Religion, always a principle of energy, in this new people is no way worn out or impaired; and their mode of professing it is also one main cause of this free spirit. The people are Protestants; and of that kind which is the most adverse to all implicit submission of mind and opinion. This is a persuasion not only favourable to liberty, but built upon it. I do not think, Sir, that the reason of this averseness in the dissenting churches, from all that looks like absolute government, is so much to be sought in their religious tenets, as in their history. Every one knows that the Roman Catholic religion is at least coeval with most of the governments where it prevails; that it has generally gone hand in hand with them, and received great favour and every kind of support from authority. The Church of England too was formed from her cradle under the nursing care of regular government. But the dissenting interests have sprung up in direct opposition to all the ordinary powers of the world; and could justify that opposition only on a strong claim to natural liberty. Their very existence depended on the powerful and unremitted assertion of that claim. All Protestantism, even the most cold and passive, is a sort of dissent. But the religion most prevalent in our northern colonies is a refinement on the principle of resistance; it is the dissidence of dissent, and the Protestantism of the Protestant religion. This religion, under a variety of denominations agreeing in nothing but in the communion of the spirit of liberty, is predominant in most of the northern provinces; where the Church of England, notwithstanding its legal rights, is in reality no more than a sort of private sect, not composing most probably the tenth of the people. The colonists left England when this spirit was high, and in the emigrants was the highest of all; and even that stream of foreigners, which has been constantly flowing into these colonies, has, for the greatest part, been composed of dissenters from the establishments of their several countries, and have brought with them a temper and character far from alien to that of the people with whom they mixed.- Speech on Conciliation with the Colonies, March 22, 1775.
For it was a mark of a Christian solider to combine the greatest fortitude with the greatest attention to military discipline, and to add to nobility of mind immovable fidelity towards his prince. But, if anything dishonorable was required of him, as, for instance, to break the law of God, or to turn his sword against innocent disciples of christ, then, indeed, he refused to execute the orders, yet in such wise that he would rather retire from the army and die for his religion than oppose the public authority by means of sedition and tumult.- Pope Leo XIII, Encyclical Letter Diuturnum (On Civil Government) (1881), chapter 20.
In construing the constitution of the United States, we are, in the first instance, to consider, what are its nature and objects, its scope and design, as apparent from the structure of the instrument, viewed as a whole, and also viewed in its component parts. Where its words are plain, clear, and determinate, they require no interpretation; and it should, therefore, be admitted, if at all, with great caution, and only from necessity, either to escape some absurd consequence, or to guard against some fatal evil. Where the words admit of two senses, each of which is conformable to common usage, that sense is to be adopted, which, without departing from the literal import of the words, best harmonizes with the nature and objects, the scope and design of the instrument. Where the words are unambiguous, but the provision may cover more or less ground according to the intention, which is yet subject to conjecture; or where it may include in its general terms more or less, than might seem dictated by the general design, as that may be gathered from other parts of the instrument, there is much more room for controversy; and the argument from inconvenience will probably have different influences upon different minds. Whenever such questions arise, they will probably be settled, each upon its own peculiar grounds; and whenever it is a question of power, it should be approached with infinite caution, and affirmed only upon the most persuasive reasons. In examining the constitution, the antecedent situation of the country, and its institutions, the existence and operations of the state governments, the powers and operations of the confederation, in short all the circumstances, which had a tendency to produce, or to obstruct its formation and ratification, deserve a careful attention. Much, also, may be gathered from contemporary history, and contemporary interpretation, to aid us in just conclusions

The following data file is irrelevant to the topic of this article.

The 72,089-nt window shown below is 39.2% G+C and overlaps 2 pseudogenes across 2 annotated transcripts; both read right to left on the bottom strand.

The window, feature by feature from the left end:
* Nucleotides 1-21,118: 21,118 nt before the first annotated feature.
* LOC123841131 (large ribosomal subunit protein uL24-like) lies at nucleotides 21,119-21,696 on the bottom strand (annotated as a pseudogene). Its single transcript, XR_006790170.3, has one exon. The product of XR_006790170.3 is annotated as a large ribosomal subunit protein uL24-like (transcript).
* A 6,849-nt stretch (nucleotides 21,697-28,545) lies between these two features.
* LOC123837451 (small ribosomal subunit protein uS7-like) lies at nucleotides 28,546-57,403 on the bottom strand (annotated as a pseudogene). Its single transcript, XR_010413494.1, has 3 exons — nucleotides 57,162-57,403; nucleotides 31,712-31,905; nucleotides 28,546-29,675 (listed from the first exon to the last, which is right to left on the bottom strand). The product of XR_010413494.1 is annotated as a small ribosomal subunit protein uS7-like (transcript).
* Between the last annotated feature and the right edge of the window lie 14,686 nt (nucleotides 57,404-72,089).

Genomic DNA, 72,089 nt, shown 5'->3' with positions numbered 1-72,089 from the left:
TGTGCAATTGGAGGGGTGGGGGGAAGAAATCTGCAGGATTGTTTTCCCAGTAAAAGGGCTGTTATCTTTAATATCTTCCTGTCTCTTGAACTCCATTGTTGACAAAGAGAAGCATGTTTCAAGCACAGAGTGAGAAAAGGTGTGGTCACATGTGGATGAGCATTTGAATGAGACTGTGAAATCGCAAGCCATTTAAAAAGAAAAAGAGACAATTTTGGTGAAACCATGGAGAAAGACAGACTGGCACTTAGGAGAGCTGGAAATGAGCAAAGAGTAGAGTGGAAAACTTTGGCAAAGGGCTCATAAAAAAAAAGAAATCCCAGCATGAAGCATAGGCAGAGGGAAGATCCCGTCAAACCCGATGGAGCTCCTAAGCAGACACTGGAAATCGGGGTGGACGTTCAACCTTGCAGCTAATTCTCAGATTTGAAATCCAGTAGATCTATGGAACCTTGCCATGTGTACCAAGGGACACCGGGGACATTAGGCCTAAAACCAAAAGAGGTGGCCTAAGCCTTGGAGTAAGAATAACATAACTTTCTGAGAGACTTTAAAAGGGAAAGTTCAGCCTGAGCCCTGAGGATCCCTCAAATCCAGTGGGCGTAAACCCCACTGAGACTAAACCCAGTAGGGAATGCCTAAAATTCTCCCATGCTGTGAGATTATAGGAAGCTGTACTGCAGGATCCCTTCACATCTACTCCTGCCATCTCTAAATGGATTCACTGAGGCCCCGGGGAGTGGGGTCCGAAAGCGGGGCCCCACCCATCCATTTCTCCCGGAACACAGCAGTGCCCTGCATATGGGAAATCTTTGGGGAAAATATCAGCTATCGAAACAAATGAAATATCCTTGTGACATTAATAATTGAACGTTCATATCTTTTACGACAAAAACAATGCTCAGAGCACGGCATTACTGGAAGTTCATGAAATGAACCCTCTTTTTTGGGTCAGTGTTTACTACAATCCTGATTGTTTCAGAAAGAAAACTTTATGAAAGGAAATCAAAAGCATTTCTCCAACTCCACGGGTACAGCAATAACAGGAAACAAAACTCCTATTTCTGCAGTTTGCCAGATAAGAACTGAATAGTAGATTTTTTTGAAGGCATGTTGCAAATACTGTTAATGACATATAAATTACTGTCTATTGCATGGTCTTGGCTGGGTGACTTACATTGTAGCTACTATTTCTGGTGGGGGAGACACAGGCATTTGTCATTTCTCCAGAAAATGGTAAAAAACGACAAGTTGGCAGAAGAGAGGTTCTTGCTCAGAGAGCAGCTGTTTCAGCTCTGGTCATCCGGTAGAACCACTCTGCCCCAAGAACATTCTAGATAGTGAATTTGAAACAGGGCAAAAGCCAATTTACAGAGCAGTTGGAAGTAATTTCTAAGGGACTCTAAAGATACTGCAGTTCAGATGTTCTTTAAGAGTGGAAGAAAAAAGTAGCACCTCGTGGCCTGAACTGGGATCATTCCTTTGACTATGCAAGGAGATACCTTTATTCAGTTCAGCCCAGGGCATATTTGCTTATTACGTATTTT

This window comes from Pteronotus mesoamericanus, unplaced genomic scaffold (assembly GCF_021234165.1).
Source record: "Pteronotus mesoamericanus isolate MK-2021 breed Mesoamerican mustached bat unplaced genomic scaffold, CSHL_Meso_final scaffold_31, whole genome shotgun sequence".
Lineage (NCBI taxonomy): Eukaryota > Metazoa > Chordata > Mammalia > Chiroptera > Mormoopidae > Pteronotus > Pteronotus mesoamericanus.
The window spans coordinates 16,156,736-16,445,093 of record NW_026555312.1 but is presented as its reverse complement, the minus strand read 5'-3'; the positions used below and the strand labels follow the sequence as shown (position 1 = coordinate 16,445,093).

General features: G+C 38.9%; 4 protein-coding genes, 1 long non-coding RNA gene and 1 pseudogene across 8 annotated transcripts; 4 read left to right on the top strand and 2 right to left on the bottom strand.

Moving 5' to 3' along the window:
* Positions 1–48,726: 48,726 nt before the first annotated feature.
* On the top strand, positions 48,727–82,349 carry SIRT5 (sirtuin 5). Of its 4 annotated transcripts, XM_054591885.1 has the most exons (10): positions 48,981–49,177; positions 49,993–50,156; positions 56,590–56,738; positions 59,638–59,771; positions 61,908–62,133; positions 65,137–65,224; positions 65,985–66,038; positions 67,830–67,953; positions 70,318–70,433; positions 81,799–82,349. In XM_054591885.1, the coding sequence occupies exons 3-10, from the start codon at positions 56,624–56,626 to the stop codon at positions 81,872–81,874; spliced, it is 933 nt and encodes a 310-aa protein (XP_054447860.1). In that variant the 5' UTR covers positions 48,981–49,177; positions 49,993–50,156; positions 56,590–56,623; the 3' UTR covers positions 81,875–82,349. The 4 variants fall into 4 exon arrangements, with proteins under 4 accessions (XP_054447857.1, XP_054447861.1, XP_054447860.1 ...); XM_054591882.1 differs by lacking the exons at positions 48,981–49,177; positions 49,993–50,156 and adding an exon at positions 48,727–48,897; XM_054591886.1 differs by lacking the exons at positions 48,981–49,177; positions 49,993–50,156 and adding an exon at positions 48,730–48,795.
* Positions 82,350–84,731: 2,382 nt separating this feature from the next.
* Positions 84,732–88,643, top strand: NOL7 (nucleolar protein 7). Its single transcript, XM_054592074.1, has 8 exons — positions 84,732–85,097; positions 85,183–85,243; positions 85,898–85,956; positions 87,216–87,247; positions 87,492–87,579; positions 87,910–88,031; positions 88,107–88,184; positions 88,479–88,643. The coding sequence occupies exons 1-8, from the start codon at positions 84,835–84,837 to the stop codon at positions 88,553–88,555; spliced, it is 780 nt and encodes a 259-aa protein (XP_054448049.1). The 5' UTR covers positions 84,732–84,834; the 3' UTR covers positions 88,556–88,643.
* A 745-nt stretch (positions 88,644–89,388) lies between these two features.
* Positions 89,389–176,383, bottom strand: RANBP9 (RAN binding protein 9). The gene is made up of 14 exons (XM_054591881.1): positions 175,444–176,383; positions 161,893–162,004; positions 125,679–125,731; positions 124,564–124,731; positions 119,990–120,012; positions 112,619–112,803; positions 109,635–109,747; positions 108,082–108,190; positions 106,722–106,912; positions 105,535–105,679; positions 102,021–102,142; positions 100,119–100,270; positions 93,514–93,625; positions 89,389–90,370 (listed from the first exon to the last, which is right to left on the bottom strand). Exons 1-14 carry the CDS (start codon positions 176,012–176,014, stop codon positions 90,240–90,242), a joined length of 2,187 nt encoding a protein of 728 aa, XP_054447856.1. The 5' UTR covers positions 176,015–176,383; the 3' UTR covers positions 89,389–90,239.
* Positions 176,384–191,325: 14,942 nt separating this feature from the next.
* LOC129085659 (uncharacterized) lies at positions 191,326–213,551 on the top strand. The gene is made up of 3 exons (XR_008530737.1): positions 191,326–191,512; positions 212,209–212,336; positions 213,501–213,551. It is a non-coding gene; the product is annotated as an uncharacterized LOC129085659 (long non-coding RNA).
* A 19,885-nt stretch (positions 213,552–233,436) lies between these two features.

We should be unfaithful to ourselves if we should ever lose sight of the danger to our liberties if anything partial or extraneous should infect the purity of our free, fair, virtuous, and independent elections. If an election is to be determined by a majority of a single vote, and that can be procured by a party through artifice or corruption, the Government may be the choice of a party for its own ends, not of the nation for the national good. If that solitary suffrage can be obtained by foreign nations by flattery or menaces, by fraud or violence, by terror, intrigue, or venality, the Government may not be the choice of the American people, but of foreign nations. It may be foreign nations who govern us, and not we, the people, who govern ourselves; and candid men will acknowledge that in such cases choice would have little advantage to boast of over lot or chance.- John Adams (1735-1826), second president of the United States,